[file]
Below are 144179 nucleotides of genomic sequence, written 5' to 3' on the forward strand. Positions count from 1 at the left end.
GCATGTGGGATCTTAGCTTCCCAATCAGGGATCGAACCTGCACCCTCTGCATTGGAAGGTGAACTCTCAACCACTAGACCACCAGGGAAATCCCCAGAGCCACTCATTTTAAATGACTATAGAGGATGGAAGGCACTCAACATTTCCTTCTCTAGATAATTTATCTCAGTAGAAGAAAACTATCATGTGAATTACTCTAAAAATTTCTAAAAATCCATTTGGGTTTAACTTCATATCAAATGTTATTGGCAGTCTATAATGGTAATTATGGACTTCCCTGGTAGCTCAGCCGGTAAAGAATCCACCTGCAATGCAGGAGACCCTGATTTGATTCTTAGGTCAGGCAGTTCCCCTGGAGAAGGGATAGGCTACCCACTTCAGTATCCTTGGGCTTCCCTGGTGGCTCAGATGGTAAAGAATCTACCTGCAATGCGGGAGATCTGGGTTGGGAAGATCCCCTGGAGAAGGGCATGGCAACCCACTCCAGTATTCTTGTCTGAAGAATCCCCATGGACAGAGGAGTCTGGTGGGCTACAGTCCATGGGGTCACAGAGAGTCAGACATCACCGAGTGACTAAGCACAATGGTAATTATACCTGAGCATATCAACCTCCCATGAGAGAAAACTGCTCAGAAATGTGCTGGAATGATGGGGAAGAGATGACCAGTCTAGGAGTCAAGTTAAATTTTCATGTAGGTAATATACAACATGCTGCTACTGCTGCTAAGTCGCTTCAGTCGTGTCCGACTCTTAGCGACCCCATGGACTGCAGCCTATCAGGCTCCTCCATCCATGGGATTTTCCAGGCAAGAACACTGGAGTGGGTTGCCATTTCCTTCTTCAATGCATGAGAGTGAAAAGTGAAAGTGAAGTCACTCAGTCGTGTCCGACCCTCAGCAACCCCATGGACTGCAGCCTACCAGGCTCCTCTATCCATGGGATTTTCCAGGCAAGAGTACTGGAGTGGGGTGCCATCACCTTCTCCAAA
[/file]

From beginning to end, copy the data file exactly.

Below are 144179 nucleotides of genomic sequence, written 5' to 3' on the forward strand. Positions count from 1 at the left end.
GCATGTGGGATCTTAGCTTCCCAATCAGGGATCGAACCTGCACCCTCTGCATTGGAAGGTGAACTCTCAACCACTAGACCACCAGGGAAATCCCCAGAGCCACTCATTTTAAATGACTATAGAGGATGGAAGGCACTCAACATTTCCTTCTCTAGATAATTTATCTCAGTAGAAGAAAACTATCATGTGAATTACTCTAAAAATTTCTAAAAATCCATTTGGGTTTAACTTCATATCAAATGTTATTGGCAGTCTATAATGGTAATTATGGACTTCCCTGGTAGCTCAGCCGGTAAAGAATCCACCTGCAATGCAGGAGACCCTGATTTGATTCTTAGGTCAGGCAGTTCCCCTGGAGAAGGGATAGGCTACCCACTTCAGTATCCTTGGGCTTCCCTGGTGGCTCAGATGGTAAAGAATCTACCTGCAATGCGGGAGATCTGGGTTGGGAAGATCCCCTGGAGAAGGGCATGGCAACCCACTCCAGTATTCTTGTCTGAAGAATCCCCATGGACAGAGGAGTCTGGTGGGCTACAGTCCATGGGGTCACAGAGAGTCAGACATCACCGAGTGACTAAGCACAATGGTAATTATACCTGAGCATATCAACCTCCCATGAGAGAAAACTGCTCAGAAATGTGCTGGAATGATGGGGAAGAGATGACCAGTCTAGGAGTCAAGTTAAATTTTCATGTAGGTAATATACAACATGCTGCTACTGCTGCTAAGTCGCTTCAGTCGTGTCCGACTCTTAGCGACCCCATGGACTGCAGCCTATCAGGCTCCTCCATCCATGGGATTTTCCAGGCAAGAACACTGGAGTGGGTTGCCATTTCCTTCTTCAATGCATGAGAGTGAAAAGTGAAAGTGAAGTCACTCAGTCGTGTCCGACCCTCAGCAACCCCATGGACTGCAGCCTACCAGGCTCCTCTATCCATGGGATTTTCCAGGCAAGAGTACTGGAGTGGGGTGCCATCACCTTCTCCAAA